Unit Testing Legacy Code

How should you go about retrofitting UnitTests to legacy code? Is it better to try to add blanket tests to the whole system, or just piecemeal, as you come into contact with parts of the LegacyCode?

What do you do if visual inspection betrays the presence of bugs in a particular piece of legacy code? Obviously, you should fix them. However, what if you don't know if other pieces of the code rely on these "features"? Should you add unit tests that actually check for these bugs?

Specific Techniques: Many more concrete techniques are found in MichaelFeathers' book WorkingEffectivelyWithLegacyCode.

High-level Approaches follow...

One unofficial XPers response: General advice on legacy bugs: Move carefully! Code general UnitTests around the legacy section. Then code a unit test that exercises the bug and PASSES when the bug is found. Change the legacy code to somehow log or flag ONLY the buggy case. (You can use the unit tests you just wrote to prove that you both a) haven't broken existing behavior and b) have logged/flagged the bad case and the bad case only.) Now, run the AcceptanceTests and find out whether your bad case is ever called by watching the log/flag. (If you don't have AcceptanceTests, go there first.) -- MichaelHill

Don't be afraid to write UnitTests that test larger parts of the system, similar to AcceptanceTests. At least when you get started, it's better than no tests at all.

You can always add unit tests for the low level functions. Sometimes it seems pointless, because most of the code and most of the bugs are in the big hairy mess-of-code classes. But it's a place to start. And once you've started, it's a lot easier to put more and more things under test over time. -- JeffGrigg (a war-scarred veteran)

Building the function level unit tests may even help you determine some of the initial refactoring. After all, if I have 6 functions that have identical unit tests (assuming the test suite for each function is complete/thorough), I most likely have a pattern running in the background. The key is to determine if how this pattern is implemented violates the OnceAndOnlyOnce rule. -- WyattMatthews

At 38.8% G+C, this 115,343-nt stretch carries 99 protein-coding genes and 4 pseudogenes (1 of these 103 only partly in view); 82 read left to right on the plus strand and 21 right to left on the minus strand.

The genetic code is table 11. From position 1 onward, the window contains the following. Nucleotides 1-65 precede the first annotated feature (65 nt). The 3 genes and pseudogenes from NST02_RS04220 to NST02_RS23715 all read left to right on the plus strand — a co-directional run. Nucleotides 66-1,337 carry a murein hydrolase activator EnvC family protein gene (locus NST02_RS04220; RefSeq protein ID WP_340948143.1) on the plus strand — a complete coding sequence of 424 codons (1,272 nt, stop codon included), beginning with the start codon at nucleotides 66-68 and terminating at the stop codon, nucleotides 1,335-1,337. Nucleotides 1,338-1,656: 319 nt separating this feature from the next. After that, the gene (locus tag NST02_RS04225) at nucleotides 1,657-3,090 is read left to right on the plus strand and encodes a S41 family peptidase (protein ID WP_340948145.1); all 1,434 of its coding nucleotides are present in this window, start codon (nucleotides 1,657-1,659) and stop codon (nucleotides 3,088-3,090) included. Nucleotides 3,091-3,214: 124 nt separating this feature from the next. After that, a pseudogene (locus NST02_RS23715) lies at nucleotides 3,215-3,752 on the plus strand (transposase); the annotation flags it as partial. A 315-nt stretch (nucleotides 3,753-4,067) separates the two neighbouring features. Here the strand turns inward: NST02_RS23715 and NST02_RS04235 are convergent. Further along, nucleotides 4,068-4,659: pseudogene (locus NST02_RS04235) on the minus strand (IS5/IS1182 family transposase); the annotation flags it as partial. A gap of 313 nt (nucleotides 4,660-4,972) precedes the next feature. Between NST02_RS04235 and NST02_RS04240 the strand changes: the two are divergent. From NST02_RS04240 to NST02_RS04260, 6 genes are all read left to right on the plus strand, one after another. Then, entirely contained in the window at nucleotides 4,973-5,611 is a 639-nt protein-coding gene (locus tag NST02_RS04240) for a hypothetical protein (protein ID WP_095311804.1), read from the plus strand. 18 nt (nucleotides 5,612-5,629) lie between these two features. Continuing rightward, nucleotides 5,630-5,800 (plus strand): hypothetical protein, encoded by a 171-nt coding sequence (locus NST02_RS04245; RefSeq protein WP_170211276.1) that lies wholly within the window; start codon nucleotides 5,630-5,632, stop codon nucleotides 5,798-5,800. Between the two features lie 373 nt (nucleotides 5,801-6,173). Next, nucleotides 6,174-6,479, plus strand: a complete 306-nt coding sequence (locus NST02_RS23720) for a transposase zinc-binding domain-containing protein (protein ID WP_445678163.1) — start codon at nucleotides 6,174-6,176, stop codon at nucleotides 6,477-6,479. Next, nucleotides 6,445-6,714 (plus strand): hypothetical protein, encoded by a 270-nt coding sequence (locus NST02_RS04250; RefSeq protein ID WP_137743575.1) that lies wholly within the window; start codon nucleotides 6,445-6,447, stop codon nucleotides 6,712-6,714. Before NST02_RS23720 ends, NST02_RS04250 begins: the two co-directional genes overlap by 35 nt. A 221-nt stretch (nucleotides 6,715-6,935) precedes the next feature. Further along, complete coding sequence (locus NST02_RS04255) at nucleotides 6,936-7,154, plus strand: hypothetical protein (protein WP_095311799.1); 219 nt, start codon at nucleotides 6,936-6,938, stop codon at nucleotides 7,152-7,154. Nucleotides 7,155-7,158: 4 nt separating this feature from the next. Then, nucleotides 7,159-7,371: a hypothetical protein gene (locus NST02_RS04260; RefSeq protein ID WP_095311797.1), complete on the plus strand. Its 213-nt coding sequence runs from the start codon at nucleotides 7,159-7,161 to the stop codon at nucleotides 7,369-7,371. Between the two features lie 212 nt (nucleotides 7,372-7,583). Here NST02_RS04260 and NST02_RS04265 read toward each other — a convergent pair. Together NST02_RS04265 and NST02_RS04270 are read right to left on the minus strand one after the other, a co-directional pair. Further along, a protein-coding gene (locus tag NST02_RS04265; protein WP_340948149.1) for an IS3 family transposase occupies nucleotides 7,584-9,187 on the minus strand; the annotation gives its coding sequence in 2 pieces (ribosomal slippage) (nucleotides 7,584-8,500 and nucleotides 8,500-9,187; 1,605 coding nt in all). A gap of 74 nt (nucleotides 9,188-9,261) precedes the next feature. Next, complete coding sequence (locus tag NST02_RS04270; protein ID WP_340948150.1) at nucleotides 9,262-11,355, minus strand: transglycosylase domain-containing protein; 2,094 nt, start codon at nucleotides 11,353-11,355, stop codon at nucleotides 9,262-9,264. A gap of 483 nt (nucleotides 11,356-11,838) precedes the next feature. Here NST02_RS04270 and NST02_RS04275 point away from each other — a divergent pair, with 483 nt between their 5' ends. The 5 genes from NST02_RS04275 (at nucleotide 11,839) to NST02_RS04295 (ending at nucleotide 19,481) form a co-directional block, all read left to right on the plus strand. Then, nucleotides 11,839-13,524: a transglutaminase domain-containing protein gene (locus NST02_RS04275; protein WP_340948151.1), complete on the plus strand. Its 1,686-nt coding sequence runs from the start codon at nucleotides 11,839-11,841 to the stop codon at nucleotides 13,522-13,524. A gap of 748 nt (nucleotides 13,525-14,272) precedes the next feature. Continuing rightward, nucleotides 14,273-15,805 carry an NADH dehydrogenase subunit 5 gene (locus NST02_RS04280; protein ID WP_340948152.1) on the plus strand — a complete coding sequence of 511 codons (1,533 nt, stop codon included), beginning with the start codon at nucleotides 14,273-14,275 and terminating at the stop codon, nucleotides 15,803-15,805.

For bringing old code into maintenance, I only know of two choices, for areas you need to begin changing: write the tests, painfully, and know whether your maintenance worked. Or don't write the tests, and be uncertain. Comprehensive AcceptanceTests can help, but will be slower and less immediate. Sorry. -- RonJeffries

When I first heard about some of these practices, I wanted to apply them but I was in the same boat: large code base, no UnitTests. It is easy to get frustrated and think that it is all or nothing... that you either go back, refactor and test the whole thing or you are doomed. The fact is, by starting testing, even late, you are better off than many other people who haven't. One step at a time... As Ron says, just do it as you need it in maintenance. I've discovered that going back and attempting to write UnitTests for legacy code is a good impetus for refactoring. True enough, it is tough sometimes to get enough of a handle on something to start testing it.

I had one case where I had some logic in a GUI COM control which really should have been in a domain class. Unit testing a GUI COM control is pointless, so I ended up doing ArchitecturalSubstitution. I duplicated the logic in a new class by writing UnitTests first, and I kept compiling the new class into the application also, calling the methods on the new object and the control in parallel and verifying that they did the same thing. When I saw, through interaction with the live app, that the new class was doing what I wanted, I dropped the calls to the control and deleted the methods, leaving the calls to the new class. I now had a new class with tests. At each point in the process, I asked myself: "What is the smallest step that I can take towards the goal that keeps everything working?" One could say that the legacy code was the spec for the new code. Of course, now that the tests exist, I can refactor the hell out of it fearlessly.